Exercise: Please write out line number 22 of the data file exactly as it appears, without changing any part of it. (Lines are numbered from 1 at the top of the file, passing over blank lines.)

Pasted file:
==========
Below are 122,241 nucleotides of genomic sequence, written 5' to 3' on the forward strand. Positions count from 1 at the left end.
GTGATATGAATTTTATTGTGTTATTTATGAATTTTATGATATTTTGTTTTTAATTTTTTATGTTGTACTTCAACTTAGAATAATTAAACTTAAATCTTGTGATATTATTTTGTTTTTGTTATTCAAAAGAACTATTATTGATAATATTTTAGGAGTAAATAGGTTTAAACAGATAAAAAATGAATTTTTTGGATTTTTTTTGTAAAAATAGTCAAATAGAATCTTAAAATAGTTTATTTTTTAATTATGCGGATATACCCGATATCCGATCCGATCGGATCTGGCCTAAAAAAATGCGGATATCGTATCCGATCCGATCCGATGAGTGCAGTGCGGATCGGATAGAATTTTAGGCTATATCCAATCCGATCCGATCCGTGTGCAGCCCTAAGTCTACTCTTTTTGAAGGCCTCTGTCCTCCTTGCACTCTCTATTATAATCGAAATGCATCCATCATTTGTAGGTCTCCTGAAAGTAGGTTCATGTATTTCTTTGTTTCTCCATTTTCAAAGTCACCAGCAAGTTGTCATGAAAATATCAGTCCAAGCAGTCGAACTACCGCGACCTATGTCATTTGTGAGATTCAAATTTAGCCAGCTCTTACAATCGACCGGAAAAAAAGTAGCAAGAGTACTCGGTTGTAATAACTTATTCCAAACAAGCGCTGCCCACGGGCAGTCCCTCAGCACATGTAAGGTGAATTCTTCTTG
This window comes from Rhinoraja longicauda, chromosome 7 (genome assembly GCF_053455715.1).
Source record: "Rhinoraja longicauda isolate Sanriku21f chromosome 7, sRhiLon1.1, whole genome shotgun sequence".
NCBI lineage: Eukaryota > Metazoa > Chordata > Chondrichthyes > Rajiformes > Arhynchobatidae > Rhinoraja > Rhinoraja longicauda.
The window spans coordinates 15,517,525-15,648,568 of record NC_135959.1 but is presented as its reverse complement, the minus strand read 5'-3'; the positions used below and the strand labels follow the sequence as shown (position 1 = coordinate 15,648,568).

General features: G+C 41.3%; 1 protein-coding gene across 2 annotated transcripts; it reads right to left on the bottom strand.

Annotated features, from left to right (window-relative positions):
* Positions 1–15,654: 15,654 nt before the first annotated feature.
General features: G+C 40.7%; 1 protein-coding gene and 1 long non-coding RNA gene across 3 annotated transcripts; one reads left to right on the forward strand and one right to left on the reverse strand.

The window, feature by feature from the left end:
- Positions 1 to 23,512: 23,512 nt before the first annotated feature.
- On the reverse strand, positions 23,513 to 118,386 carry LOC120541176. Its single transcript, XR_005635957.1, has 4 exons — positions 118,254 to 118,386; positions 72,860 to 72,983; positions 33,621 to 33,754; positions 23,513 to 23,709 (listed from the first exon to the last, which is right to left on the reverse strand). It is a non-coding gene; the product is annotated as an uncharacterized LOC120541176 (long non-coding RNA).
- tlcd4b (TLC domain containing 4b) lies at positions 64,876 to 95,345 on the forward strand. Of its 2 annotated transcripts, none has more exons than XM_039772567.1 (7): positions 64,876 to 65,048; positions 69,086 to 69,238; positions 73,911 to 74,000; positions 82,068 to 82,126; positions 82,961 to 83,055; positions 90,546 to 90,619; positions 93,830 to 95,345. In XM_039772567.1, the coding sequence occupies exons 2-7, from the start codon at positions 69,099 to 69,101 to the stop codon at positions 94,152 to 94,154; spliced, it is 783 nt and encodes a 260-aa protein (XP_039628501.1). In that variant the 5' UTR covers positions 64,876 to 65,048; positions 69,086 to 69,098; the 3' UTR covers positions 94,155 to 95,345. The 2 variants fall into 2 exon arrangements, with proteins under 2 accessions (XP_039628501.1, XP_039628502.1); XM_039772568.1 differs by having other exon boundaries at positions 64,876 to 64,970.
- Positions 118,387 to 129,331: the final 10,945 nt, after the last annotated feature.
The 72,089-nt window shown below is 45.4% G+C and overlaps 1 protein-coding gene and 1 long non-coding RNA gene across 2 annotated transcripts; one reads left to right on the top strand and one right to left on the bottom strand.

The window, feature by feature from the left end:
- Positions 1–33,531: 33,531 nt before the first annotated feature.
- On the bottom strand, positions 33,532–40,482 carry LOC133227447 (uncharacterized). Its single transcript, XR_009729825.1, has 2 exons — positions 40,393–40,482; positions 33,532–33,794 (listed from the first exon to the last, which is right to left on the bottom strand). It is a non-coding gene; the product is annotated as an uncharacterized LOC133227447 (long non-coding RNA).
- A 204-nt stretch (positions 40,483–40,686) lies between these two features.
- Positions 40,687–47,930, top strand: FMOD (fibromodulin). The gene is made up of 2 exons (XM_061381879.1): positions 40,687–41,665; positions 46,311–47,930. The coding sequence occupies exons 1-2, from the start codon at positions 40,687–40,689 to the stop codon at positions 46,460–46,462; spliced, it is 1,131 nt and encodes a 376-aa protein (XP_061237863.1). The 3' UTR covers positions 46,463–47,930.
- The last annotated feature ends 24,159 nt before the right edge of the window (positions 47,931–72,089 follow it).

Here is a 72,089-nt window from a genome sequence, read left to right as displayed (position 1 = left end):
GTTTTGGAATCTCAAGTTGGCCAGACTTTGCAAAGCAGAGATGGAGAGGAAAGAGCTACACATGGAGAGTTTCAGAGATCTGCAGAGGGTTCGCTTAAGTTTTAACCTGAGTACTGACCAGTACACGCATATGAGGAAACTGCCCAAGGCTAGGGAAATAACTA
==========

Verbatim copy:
- The last annotated feature ends 24,159 nt before the right edge of the window (positions 47,931–72,089 follow it).